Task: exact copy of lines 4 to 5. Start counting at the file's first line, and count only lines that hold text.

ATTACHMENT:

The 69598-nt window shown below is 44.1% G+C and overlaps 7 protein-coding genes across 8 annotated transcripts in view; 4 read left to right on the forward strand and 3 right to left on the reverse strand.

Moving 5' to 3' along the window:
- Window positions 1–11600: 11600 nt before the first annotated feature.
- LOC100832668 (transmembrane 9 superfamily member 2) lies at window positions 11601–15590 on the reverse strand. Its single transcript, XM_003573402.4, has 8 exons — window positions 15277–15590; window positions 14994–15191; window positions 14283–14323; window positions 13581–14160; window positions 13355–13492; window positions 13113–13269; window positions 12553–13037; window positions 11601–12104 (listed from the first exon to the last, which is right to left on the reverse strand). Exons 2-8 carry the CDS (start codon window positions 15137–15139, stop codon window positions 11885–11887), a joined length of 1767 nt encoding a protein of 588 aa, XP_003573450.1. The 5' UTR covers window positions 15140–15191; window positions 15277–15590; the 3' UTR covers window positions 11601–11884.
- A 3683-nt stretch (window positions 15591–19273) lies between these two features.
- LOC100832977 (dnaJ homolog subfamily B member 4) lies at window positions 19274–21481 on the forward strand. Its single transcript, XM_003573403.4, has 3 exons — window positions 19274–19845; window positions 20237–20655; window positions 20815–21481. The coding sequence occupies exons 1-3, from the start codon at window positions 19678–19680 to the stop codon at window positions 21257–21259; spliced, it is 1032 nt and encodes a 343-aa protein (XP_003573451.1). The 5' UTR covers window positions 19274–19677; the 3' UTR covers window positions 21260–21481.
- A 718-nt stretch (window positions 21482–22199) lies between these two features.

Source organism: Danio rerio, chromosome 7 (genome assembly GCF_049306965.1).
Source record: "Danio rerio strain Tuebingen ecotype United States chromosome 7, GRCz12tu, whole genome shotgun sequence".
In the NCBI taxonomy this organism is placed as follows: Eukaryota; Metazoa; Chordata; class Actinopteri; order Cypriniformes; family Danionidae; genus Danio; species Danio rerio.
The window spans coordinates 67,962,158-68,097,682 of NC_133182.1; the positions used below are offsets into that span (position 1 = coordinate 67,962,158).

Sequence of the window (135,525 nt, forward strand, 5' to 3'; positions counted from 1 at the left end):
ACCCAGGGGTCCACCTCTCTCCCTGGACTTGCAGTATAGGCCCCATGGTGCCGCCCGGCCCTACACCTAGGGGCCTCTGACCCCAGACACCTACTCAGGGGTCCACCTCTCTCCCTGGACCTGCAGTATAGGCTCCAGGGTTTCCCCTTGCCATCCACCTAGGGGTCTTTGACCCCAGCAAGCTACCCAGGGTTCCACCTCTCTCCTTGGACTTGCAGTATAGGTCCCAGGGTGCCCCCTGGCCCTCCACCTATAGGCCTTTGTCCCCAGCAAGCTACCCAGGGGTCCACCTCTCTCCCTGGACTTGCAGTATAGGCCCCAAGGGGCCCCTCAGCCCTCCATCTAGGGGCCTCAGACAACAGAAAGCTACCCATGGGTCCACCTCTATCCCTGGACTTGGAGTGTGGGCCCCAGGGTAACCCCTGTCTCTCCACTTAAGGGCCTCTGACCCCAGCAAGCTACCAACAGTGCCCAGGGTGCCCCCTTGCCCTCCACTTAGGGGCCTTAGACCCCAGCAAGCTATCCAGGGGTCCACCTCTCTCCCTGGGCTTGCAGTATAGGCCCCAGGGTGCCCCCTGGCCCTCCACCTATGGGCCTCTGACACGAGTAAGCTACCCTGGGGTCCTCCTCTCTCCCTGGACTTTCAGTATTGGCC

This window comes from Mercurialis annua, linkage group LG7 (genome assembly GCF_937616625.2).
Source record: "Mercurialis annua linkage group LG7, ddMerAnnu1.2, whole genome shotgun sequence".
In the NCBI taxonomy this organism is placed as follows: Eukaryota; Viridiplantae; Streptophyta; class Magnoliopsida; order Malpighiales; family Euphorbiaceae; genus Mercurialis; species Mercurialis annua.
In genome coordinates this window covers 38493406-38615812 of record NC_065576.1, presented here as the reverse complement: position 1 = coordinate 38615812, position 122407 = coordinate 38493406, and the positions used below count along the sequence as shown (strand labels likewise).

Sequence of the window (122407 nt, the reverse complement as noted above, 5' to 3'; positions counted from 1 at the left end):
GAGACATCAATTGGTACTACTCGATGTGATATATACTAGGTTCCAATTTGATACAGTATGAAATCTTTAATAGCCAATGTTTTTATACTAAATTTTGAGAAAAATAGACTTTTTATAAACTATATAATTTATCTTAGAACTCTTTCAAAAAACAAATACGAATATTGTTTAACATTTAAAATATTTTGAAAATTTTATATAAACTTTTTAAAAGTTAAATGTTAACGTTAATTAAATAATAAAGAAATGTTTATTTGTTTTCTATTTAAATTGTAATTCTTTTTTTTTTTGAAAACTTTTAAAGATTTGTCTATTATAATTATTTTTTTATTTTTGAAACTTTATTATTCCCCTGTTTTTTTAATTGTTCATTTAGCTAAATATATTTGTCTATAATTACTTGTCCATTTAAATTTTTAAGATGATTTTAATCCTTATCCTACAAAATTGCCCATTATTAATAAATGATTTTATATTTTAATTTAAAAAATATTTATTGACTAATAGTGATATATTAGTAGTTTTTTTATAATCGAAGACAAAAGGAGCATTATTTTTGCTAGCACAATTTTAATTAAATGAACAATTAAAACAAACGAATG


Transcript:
- LOC100832668 (transmembrane 9 superfamily member 2) lies at window positions 11601–15590 on the reverse strand. Its single transcript, XM_003573402.4, has 8 exons — window positions 15277–15590; window positions 14994–15191; window positions 14283–14323; window positions 13581–14160; window positions 13355–13492; window positions 13113–13269; window positions 12553–13037; window positions 11601–12104 (listed from the first exon to the last, which is right to left on the reverse strand). Exons 2-8 carry the CDS (start codon window positions 15137–15139, stop codon window positions 11885–11887), a joined length of 1767 nt encoding a protein of 588 aa, XP_003573450.1. The 5' UTR covers window positions 15140–15191; window positions 15277–15590; the 3' UTR covers window positions 11601–11884.
- A 3683-nt stretch (window positions 15591–19273) lies between these two features.